NEW YORK (PIX11) — New York lawmakers are pushing new federal legislation to help combat fires caused by lithium-ion batteries.

A child and a teenager were killed in a fire in Astoria, Queens on April 10. A supermarket in the Bronx was charred by fast-moving flames in March. These are just some of the recent lithium-ion battery fires that continue to cause a trail of destruction and pain across New York City.

Alfonso Villa lost his 8-year-old daughter Stephanie last September, when the battery on his e-bike exploded while the family slept in Queens. “I want to tell the whole world not to bring the batteries inside your house because the batteries can kill your family in one second,” said Villa.

The use of e-scooters and e-bikes has skyrocketed since the COVID-19 pandemic, especially among thousands of delivery workers. They are operated by lithium-ion batteries, which can cost as much as $1000.

“They are a little cheaper on Amazon,” said Gustavo Ajche, a delivery worker since 2014.

The cheaper versions are more accessible but are also more prone to fires, especially when overheated and overcharged. There have been more than 400 fires caused by lithium-ion batteries in New York City in the last four years, according to officials. There have been 64 such fires in 2023 alone. The FDNY said it is now No. 3 on the list of leading causes of fires in New York City.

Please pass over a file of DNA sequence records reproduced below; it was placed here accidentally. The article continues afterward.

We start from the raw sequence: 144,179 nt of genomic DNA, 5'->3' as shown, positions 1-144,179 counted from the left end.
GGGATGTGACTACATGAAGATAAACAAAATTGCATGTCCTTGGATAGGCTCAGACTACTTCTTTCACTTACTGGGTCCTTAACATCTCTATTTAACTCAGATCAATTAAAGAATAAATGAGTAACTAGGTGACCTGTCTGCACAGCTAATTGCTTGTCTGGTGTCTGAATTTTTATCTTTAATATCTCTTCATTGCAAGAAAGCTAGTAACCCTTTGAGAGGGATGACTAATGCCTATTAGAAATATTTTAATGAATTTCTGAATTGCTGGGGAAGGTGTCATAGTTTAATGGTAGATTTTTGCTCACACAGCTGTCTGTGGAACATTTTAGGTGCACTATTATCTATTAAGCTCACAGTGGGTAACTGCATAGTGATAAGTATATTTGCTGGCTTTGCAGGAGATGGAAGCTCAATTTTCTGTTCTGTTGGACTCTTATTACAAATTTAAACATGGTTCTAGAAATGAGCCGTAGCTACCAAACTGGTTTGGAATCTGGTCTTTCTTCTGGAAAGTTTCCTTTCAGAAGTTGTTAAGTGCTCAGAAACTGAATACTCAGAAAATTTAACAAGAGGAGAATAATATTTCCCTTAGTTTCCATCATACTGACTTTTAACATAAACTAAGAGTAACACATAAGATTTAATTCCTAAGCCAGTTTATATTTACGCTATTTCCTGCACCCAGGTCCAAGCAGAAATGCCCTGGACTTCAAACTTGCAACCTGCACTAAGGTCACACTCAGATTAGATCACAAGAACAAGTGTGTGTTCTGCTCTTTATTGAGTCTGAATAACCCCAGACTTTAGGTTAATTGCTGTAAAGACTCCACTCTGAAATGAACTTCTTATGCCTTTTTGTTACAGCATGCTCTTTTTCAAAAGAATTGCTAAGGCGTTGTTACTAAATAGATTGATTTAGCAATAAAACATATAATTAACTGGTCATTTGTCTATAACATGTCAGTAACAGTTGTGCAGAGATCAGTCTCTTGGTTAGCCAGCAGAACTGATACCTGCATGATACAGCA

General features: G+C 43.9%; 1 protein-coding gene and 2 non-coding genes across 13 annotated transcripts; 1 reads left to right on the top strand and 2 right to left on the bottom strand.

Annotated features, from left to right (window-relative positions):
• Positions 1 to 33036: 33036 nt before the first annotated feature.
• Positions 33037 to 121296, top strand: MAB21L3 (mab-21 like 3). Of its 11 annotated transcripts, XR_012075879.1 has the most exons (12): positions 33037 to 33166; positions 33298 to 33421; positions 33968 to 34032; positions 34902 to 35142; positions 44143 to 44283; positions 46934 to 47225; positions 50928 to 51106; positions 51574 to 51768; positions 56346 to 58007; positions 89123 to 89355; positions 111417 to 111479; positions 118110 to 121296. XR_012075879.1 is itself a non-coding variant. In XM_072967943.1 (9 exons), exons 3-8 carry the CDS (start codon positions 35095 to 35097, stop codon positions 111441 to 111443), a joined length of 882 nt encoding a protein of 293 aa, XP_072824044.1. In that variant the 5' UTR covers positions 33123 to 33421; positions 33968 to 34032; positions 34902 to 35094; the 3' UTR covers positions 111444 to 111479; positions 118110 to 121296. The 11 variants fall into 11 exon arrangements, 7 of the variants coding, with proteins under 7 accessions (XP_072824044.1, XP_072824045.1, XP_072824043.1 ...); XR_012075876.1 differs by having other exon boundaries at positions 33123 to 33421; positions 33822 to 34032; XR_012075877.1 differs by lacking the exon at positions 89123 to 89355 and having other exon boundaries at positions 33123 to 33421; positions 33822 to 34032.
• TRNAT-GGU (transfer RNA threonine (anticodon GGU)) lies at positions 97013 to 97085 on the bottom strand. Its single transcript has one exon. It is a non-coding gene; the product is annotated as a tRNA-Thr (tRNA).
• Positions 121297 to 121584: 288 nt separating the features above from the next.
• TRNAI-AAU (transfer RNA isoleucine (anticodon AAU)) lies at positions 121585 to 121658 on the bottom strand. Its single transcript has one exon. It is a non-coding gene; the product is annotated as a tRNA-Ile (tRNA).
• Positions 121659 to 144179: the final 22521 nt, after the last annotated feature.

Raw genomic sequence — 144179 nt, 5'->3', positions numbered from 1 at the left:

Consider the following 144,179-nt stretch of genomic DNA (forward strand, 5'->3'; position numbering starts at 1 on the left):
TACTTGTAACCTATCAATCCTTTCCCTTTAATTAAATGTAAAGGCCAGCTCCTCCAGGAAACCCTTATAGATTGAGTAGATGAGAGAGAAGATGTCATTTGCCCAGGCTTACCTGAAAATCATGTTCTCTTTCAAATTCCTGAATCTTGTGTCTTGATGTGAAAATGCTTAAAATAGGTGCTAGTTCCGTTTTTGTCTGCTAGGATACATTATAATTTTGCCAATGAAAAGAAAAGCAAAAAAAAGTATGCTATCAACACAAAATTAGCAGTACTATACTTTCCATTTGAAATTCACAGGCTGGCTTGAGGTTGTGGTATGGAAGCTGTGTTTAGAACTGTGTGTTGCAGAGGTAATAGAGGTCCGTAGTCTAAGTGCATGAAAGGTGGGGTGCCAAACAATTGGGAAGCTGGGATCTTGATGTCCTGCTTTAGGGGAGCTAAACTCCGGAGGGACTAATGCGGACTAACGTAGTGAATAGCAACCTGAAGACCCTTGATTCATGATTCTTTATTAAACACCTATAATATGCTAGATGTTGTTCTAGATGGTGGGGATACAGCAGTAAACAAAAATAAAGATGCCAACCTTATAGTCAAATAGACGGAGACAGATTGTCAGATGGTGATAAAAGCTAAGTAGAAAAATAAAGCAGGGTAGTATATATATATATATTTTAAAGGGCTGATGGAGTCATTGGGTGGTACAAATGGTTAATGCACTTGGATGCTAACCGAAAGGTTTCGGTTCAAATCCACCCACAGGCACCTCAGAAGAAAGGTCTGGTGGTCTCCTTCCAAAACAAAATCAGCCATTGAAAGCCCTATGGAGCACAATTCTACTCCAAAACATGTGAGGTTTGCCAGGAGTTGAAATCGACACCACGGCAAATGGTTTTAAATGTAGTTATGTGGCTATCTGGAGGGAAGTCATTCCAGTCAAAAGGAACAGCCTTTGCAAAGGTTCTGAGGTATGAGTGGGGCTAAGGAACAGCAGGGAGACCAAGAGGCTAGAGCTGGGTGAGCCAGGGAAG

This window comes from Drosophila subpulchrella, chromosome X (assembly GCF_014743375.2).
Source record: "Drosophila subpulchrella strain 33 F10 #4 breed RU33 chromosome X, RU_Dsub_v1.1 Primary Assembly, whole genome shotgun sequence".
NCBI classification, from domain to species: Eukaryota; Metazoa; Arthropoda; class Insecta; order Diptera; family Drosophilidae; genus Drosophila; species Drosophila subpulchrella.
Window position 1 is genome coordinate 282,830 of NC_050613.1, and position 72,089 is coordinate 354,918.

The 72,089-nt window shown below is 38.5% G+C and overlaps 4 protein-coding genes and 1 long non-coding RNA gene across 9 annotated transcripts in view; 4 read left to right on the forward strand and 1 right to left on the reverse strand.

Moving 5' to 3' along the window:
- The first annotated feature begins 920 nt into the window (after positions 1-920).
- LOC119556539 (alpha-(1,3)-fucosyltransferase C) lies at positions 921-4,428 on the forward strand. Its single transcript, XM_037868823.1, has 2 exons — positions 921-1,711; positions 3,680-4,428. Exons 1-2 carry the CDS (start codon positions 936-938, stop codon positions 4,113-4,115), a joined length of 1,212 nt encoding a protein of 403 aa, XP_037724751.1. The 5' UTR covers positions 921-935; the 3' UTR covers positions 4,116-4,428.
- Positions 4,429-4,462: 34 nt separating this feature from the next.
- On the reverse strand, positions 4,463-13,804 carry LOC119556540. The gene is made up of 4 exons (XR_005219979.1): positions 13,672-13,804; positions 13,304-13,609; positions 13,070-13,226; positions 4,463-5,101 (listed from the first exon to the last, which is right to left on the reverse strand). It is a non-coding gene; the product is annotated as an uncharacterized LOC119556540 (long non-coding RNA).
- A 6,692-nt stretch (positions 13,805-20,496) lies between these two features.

“Citizens are far less likely to get out of their apartment and it means that first responders are in more danger,” said FDNY Commissioner Laura Kavanagh.

If approved, new federal legislation would increase manufacturing and safety standards for batteries that are allowed to enter the United States, offer greater protection for consumers and help educate the public on the safest way to use them.

“Technology is outpacing federal safety action in area after area, after area. And our job is to get the federal government to move faster to keep the public safe,” said U.S. Sen. Charles Schumer.

“We cannot allow for faulty or improperly manufactured batteries to keep causing these dangerous, deadly fires,” said U.S. Sen. Kirsten Gillibrand, who is a co-sponsor of the bill.

The mother of Stephanie Villa Torres said everyone should be given proper information about the batteries. “It is like bringing death to one’s home,” said Marilu Torres.

Torres is hoping the legislation passes in the U.S. House of Representatives and U.S. Senate so that other families are spared from feeling this type of loss.